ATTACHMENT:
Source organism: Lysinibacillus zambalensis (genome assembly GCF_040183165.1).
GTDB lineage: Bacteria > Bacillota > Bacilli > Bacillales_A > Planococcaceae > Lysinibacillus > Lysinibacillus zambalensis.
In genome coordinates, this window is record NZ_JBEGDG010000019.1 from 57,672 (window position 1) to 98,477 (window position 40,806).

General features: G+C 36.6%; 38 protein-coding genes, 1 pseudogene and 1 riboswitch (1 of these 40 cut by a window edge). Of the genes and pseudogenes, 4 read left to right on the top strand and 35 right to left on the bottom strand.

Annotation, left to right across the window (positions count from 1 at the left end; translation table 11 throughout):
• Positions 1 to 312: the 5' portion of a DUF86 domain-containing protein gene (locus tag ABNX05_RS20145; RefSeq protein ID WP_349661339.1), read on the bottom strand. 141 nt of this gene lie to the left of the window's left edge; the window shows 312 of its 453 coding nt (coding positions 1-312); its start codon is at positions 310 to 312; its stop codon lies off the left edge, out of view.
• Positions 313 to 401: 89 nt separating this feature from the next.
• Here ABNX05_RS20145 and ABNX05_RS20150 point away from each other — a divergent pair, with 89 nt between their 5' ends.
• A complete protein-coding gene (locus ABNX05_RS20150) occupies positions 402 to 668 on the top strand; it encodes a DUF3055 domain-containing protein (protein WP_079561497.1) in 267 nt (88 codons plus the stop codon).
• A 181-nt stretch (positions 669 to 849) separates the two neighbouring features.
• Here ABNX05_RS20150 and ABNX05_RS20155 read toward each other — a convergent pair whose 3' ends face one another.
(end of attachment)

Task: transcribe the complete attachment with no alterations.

Source organism: Lysinibacillus zambalensis (genome assembly GCF_040183165.1).
GTDB lineage: Bacteria > Bacillota > Bacilli > Bacillales_A > Planococcaceae > Lysinibacillus > Lysinibacillus zambalensis.
In genome coordinates, this window is record NZ_JBEGDG010000019.1 from 57,672 (window position 1) to 98,477 (window position 40,806).

General features: G+C 36.6%; 38 protein-coding genes, 1 pseudogene and 1 riboswitch (1 of these 40 cut by a window edge). Of the genes and pseudogenes, 4 read left to right on the top strand and 35 right to left on the bottom strand.

Annotation, left to right across the window (positions count from 1 at the left end; translation table 11 throughout):
• Positions 1 to 312: the 5' portion of a DUF86 domain-containing protein gene (locus tag ABNX05_RS20145; RefSeq protein ID WP_349661339.1), read on the bottom strand. 141 nt of this gene lie to the left of the window's left edge; the window shows 312 of its 453 coding nt (coding positions 1-312); its start codon is at positions 310 to 312; its stop codon lies off the left edge, out of view.
• Positions 313 to 401: 89 nt separating this feature from the next.
• Here ABNX05_RS20145 and ABNX05_RS20150 point away from each other — a divergent pair, with 89 nt between their 5' ends.
• A complete protein-coding gene (locus ABNX05_RS20150) occupies positions 402 to 668 on the top strand; it encodes a DUF3055 domain-containing protein (protein WP_079561497.1) in 267 nt (88 codons plus the stop codon).
• A 181-nt stretch (positions 669 to 849) separates the two neighbouring features.
• Here ABNX05_RS20150 and ABNX05_RS20155 read toward each other — a convergent pair whose 3' ends face one another.